Review: Mass Effect

Mass Effect, the latest release from BioWare, is an interesting game. In some respects, it is one of the top games of the year, which is saying a lot with the likes of Bioshock and Call of Duty 4 out, but on the other hand, it has some pretty big flaws as well. Let me explain.

First off - if you haven’t played a BioWare RPG before (like Knights of the Old Republic), you have to understand that their RGPs are not traditional RPGs. The best example of that is grinding. Grinding is when you take your characters out into the woods and spend a few hours raising their levels so you can beat some boss holding you back. BioWare RPGs don’t allow for this because they don’t have random encounters. This makes for the game focus much more on the story. You don’t have “side trips” for grinding. For folks used to traditional RPGs, this takes some getting used to - but the story focus makes for a much better experience in my opinion.

Mass Effect continues this tradition and to great effect. The story (so far anyway) is incredibly interesting. I want to call it “Mature” - but I don’t want to imply it is anything like GTA. It is M rated - but more than that - the story just feels like it was written by smart, older geeks as opposed to something written for 12 year olds. I can respect that. It is the difference between Star Wars and the new Battlestar Galactica. Different audience - different tone. You get the idea.

So all of this is great - but there are some problems as well. First off - the games control scheme is pretty complex. I tend to judge everything by the GRAW Scale. GRAW (Ghost Recon Advanced Warrior) was a pretty cool game - but within 5 minutes I had already forgotten half the controls and within 10 minutes I just gave up. Mass Effect makes use of every button and joystick interaction you can think of. I can handle it - but it really pushes it. The complexity extends other places as well. Consider this:

Your characters have 4 weapon slots. You can equip a different weapon in each slot. This lets you switch between 4 different types of weapons at a time. It also means you have to remember 12 sets of weapons for your party of 3. That’s not including grenades. If one character is trained well in shotguns and pistols and another in assault rifles, you have to keep this in mind and ensure your characters equip the best weapons for their skill set. Oh - and don’t forget skills. Up to 5 or so skills can be used by each character. So before going into battle, you get to choose between 12 weapons and 15 skills. It’s a bit much in my opinion.

Another problem I have is with the conversation system. On one hand - it is really, really well done. The voice acting is the best I’ve seen in a game yet. Period. And the way you converse feels very natural. The problem is that it is a bit slow. This becomes really evident when you go shopping. It can take you 30 seconds just to get to an inventory. That may not sound like much, but trust me, you feel it. By accident - I discovered a button combo to fast forward the verbal dialog. This has made the game flow a bit faster now and I don’t know why it wasn’t documented. (Or if it was, I missed it.)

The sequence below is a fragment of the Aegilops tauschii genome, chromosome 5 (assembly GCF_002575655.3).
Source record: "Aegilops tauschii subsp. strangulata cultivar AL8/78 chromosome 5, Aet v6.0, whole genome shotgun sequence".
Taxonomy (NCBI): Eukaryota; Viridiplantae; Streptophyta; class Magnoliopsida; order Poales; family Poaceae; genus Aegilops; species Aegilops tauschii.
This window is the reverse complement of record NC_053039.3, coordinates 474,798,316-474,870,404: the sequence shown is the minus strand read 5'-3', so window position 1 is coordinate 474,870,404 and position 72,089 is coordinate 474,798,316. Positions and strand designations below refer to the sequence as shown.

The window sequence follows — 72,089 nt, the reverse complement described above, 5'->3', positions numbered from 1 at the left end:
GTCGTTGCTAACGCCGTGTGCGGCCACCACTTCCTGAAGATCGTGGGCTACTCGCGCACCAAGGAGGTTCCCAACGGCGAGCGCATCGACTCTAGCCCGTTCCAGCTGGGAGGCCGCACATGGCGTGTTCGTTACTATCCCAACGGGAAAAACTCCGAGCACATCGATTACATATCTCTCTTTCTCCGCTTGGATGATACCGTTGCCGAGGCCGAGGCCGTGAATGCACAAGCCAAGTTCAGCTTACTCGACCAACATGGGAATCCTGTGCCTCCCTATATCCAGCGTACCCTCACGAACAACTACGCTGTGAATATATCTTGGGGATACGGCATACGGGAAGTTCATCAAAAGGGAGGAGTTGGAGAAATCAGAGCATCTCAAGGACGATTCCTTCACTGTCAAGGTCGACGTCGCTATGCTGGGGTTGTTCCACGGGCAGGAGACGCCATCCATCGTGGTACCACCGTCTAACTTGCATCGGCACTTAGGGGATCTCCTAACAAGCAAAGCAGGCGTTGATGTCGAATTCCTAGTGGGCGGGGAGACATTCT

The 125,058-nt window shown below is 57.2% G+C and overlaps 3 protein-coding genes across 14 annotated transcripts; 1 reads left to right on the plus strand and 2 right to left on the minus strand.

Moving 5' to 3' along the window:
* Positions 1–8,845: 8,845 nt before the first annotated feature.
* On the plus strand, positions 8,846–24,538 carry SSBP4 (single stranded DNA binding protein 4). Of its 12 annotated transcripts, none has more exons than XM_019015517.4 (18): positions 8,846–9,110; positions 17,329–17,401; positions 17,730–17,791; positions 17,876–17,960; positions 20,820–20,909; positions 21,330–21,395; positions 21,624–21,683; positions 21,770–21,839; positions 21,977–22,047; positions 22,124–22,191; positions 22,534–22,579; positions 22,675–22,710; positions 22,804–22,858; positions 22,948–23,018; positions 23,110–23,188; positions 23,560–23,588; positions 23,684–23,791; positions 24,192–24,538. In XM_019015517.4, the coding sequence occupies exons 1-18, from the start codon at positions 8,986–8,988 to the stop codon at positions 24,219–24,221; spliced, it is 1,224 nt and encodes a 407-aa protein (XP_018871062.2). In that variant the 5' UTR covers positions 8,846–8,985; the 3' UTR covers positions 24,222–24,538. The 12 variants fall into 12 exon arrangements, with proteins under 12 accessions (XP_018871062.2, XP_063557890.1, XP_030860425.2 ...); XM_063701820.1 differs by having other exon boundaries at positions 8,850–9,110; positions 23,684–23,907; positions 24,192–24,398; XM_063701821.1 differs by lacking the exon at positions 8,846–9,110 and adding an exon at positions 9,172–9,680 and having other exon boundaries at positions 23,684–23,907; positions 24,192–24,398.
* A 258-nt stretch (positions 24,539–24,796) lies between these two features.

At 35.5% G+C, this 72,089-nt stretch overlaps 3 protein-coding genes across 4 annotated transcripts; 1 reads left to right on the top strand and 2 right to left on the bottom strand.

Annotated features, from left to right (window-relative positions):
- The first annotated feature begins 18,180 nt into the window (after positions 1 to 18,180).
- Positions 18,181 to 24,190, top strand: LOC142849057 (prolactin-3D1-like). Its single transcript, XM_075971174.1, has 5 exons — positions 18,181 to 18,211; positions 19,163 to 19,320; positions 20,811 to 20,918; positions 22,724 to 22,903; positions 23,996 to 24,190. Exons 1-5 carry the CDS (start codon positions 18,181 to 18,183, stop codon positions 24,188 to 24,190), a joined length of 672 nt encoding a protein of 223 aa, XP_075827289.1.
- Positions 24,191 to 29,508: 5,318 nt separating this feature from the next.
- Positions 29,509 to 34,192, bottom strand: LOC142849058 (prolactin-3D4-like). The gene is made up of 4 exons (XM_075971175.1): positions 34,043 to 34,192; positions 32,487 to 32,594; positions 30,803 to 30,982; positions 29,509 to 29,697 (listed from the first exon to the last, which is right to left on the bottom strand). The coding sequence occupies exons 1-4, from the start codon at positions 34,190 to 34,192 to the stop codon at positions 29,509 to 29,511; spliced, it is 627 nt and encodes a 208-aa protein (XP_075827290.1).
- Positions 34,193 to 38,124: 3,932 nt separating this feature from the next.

The last problem is the graphics. Again - this is both good and bad. The graphical design is great. But the actual implementation is a bit lacking. On my first away mission, I thought something was wrong with my TV. The screen was dark and murky. I fiddled around a bit but it didn’t help much. I also see “popping” from time to time - where textures will load in slowly or things seem to jerk a bit. I keep thinking that I’ve not configured something right - yet my other games play just fine. Again - the actual design is awesome. I love the all the designs I’ve seen so far - but the resolution/engine seems a bit buggy right now.

So I know I complained about a lot - but trust me. This is a darn good game. I’m really happy to see BioWare in a non-Star Wars universe (I haven’t played Jade Empire yet). I was a bit worried about how they would handle their own IP, but they did a great job. I would definitely recommend picking it up.

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About Raymond Camden

Raymond is a developer advocate. He focuses on JavaScript, serverless and enterprise cat demos. If you like this article, please consider visiting my Amazon Wishlist or donating via PayPal to show your support. You can even buy me a coffee!

Lafayette, LA https://www.raymondcamden.com

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